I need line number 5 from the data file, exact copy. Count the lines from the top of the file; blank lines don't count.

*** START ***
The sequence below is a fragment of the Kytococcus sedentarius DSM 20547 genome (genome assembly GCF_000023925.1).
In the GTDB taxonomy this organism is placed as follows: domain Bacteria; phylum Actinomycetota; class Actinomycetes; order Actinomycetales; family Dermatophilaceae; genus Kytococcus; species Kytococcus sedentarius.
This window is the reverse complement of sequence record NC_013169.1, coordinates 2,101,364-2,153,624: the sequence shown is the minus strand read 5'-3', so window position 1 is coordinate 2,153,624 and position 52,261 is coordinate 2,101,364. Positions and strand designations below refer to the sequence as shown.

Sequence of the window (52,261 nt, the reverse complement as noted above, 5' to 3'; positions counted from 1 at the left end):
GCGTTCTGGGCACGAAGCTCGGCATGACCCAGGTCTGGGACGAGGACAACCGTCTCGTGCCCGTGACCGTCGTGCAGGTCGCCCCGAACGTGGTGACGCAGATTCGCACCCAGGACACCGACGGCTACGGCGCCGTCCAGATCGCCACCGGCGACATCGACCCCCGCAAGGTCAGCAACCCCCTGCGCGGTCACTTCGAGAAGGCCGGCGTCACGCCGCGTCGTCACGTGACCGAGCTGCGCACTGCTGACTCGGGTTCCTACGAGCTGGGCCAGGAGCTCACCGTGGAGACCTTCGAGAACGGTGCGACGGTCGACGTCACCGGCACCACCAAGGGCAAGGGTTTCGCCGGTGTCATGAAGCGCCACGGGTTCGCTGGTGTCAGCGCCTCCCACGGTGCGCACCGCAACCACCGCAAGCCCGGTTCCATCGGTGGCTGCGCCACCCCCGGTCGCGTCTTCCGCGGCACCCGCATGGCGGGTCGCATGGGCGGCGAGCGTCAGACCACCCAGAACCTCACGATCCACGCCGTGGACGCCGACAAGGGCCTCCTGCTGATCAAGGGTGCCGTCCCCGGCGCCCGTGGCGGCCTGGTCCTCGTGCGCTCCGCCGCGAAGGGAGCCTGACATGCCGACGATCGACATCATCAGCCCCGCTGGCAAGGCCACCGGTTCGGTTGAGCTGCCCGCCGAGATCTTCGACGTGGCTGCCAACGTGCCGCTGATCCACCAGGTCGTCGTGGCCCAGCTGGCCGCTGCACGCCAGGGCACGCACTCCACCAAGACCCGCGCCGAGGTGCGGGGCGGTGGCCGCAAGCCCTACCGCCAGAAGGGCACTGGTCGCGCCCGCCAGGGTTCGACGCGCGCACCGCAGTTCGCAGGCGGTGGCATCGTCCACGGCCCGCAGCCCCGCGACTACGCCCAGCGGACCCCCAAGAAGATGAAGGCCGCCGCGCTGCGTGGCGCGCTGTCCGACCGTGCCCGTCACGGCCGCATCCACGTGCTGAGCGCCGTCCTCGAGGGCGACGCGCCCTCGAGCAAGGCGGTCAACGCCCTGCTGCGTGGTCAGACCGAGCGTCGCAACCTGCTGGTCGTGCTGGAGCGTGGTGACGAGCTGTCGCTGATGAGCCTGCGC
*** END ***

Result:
GCGTTCTGGGCACGAAGCTCGGCATGACCCAGGTCTGGGACGAGGACAACCGTCTCGTGCCCGTGACCGTCGTGCAGGTCGCCCCGAACGTGGTGACGCAGATTCGCACCCAGGACACCGACGGCTACGGCGCCGTCCAGATCGCCACCGGCGACATCGACCCCCGCAAGGTCAGCAACCCCCTGCGCGGTCACTTCGAGAAGGCCGGCGTCACGCCGCGTCGTCACGTGACCGAGCTGCGCACTGCTGACTCGGGTTCCTACGAGCTGGGCCAGGAGCTCACCGTGGAGACCTTCGAGAACGGTGCGACGGTCGACGTCACCGGCACCACCAAGGGCAAGGGTTTCGCCGGTGTCATGAAGCGCCACGGGTTCGCTGGTGTCAGCGCCTCCCACGGTGCGCACCGCAACCACCGCAAGCCCGGTTCCATCGGTGGCTGCGCCACCCCCGGTCGCGTCTTCCGCGGCACCCGCATGGCGGGTCGCATGGGCGGCGAGCGTCAGACCACCCAGAACCTCACGATCCACGCCGTGGACGCCGACAAGGGCCTCCTGCTGATCAAGGGTGCCGTCCCCGGCGCCCGTGGCGGCCTGGTCCTCGTGCGCTCCGCCGCGAAGGGAGCCTGACATGCCGACGATCGACATCATCAGCCCCGCTGGCAAGGCCACCGGTTCGGTTGAGCTGCCCGCCGAGATCTTCGACGTGGCTGCCAACGTGCCGCTGATCCACCAGGTCGTCGTGGCCCAGCTGGCCGCTGCACGCCAGGGCACGCACTCCACCAAGACCCGCGCCGAGGTGCGGGGCGGTGGCCGCAAGCCCTACCGCCAGAAGGGCACTGGTCGCGCCCGCCAGGGTTCGACGCGCGCACCGCAGTTCGCAGGCGGTGGCATCGTCCACGGCCCGCAGCCCCGCGACTACGCCCAGCGGACCCCCAAGAAGATGAAGGCCGCCGCGCTGCGTGGCGCGCTGTCCGACCGTGCCCGTCACGGCCGCATCCACGTGCTGAGCGCCGTCCTCGAGGGCGACGCGCCCTCGAGCAAGGCGGTCAACGCCCTGCTGCGTGGTCAGACCGAGCGTCGCAACCTGCTGGTCGTGCTGGAGCGTGGTGACGAGCTGTCGCTGATGAGCCTGCGC